California governor to update budget plan with billions in new funding


SACRAMENTO, Calif. — California enters the next fiscal year with a record surplus of nearly $100 billion, Gov. Gavin Newsom said Friday.

Newsom unveiled a revised budget plan of just over $300 billion for the next fiscal year, the highest in state history and fueled by increased tax revenue. The state collected $55 billion more in taxes than expected in January, leaving it with an estimated surplus of $97.5 billion.

Newsom said one of his top budget priorities is to ease inflation for Californians.

“People are feeling deep stress, deep anxiety,” he said.

“Our revenues are up significantly from January,” said Keely Martin Bosler, director of the California Department of Finance.

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Newsom has already said how he wants to spend most of the state money this year. In January, the governor revealed a proposed $286.4 billion budget that would pay for the health care expenses of all low-income immigrants living illegally in the country while cutting taxes by about $5.5 billion. for businesses – reductions that Newsom has since signed.

But that budget proposal was based on the administration’s best estimate of how much money California would have. Now that most people have paid their taxes, state officials know they will have a lot more money than they thought. On Friday, Newsom will update his budget proposal to include this new money.

The governor has already announced how he plans to spend some of the new funds. He wants to spend an additional $322 million on drought and an additional $125 million on facilitate abortion for women in California.

But there are still many questions about how the state will spend its surplus. On the one hand, Newsom and legislative leaders can’t agree on how to give money back to taxpayers to help offset rising gas prices.

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He offered to give $400 checks to registered car owners in the state, with up to two checks per person. It would cost the state about $11.5 billion, he said. Although the money only goes to car owners, Newsom said it should be seen as “reimbursement and relief from inflation”.

“For you, it could be a refund to solve the grocery problem, it could be a refund to solve the other financial burdens that are placed on you,” he said.

Democrats in the state legislature want to give $200 checks to anyone earning below a certain income level. The two parties are still negotiating.

Newsom wants to expand the state’s Medicaid program to cover health care expenses for all low-income adults, regardless of immigration status. But Newsom’s plan wouldn’t begin until January 2024. Some Democratic lawyers and lawmakers have urged him to do so sooner.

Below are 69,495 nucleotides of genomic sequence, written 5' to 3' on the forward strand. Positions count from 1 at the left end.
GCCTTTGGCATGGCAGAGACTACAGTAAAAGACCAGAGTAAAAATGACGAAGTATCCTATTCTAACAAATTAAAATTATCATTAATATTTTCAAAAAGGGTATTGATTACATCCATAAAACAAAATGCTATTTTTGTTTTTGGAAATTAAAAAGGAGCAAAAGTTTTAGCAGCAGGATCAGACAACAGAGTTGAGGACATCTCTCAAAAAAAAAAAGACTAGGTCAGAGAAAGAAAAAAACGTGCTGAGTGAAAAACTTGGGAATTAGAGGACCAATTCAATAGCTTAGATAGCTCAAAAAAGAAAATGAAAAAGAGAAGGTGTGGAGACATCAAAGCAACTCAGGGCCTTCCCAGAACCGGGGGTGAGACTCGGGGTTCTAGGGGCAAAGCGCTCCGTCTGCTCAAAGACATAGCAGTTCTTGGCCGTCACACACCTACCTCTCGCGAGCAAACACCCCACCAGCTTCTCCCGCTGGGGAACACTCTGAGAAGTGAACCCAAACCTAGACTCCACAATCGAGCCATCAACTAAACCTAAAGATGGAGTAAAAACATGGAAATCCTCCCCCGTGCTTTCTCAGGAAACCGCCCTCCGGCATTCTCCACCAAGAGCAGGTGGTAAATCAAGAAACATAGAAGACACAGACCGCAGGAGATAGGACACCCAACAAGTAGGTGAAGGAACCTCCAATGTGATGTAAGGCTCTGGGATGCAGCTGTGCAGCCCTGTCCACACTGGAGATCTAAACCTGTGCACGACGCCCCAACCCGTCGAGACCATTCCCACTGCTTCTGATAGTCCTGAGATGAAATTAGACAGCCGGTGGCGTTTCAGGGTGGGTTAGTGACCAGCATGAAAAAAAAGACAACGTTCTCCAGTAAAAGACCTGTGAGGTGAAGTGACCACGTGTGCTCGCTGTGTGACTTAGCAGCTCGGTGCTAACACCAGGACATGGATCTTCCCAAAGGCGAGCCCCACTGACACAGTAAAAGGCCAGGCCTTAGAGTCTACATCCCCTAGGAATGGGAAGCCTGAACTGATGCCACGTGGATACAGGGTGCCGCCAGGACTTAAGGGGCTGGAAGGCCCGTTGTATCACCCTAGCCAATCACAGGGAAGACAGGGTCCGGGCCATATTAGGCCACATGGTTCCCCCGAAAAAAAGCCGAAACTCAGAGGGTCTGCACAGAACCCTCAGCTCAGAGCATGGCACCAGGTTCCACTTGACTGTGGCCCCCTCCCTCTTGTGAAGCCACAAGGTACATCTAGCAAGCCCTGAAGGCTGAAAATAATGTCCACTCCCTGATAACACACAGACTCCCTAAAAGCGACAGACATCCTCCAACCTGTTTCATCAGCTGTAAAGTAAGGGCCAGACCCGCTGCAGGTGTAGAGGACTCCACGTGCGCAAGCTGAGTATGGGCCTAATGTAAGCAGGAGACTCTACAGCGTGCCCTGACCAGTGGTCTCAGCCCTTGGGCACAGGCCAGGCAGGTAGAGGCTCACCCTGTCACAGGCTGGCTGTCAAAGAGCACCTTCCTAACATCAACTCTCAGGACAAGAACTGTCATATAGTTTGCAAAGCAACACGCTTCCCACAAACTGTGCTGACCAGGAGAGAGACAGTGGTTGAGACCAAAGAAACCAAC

To look closer

Some of the other big numbers Newsom mentioned today:

  • $128.3 billion in education spending, from transitional kindergarten to high school, a record sum that equates to $22,850 per student.
  • Another $23 billion will be deposited into the state’s rainy day fund, to be drawn the next time the economy slows
  • $2.5 billion for housing, including $500 million to fund the conversion of vacant malls and storefronts into homes
  • $3.4 billion more to pay off state employees’ pension debt

At least one of Newsom’s budget proposals in January will not happen. With gasoline prices soaring, the governor had wanted to halt an inflationary increase in the state’s gasoline tax this summer. But the Democrats who control the state legislature have not agreed to do so, and now it is too late.

Republicans urged Newsom to suspend all state gasoline taxes for a year. They also asked him to increase a tax credit for renters and offer new tax credits for students.

“Senate Republicans believe there is a better way to invest in the state,” said Senator Rosilicie Ochoa Bogh, a Republican from Yucaipa.

But Republicans have only nine of the state’s 40 Senate seats, preventing them from mustering enough votes to get their priorities across.

See the California budget


$18.1 billion in inflation relief in direct payments to fight inflation, help people pay utility bills and rent, and reduce costs such as health care and child care.

► $47.1 billion climate commitment – an increase of $32 billion this year – to fight pollution, build climate-resilient water supplies, reduce the risk of catastrophic wildfires, ensure grid reliability and accelerate clean energy solutions, and protect communities from extreme heat.

► $660 million for ensure public safety with funding for new officers and mental health support for law enforcement, support for victims of sex trafficking, cracking down on internet crimes against children, and tackling the opioid crisis.

► $14.7 million to address homelessness and the mental health crisis with investments to help people get off our streets and access the services and care they need, focusing particularly on Californians who suffer from mental health and addiction disorders.

► $37 billion to rebuild California with money for infrastructure, including broadband and new housing, plus a historic $128.3 billion investment to transform public education.

CalMatters contributed to this report.


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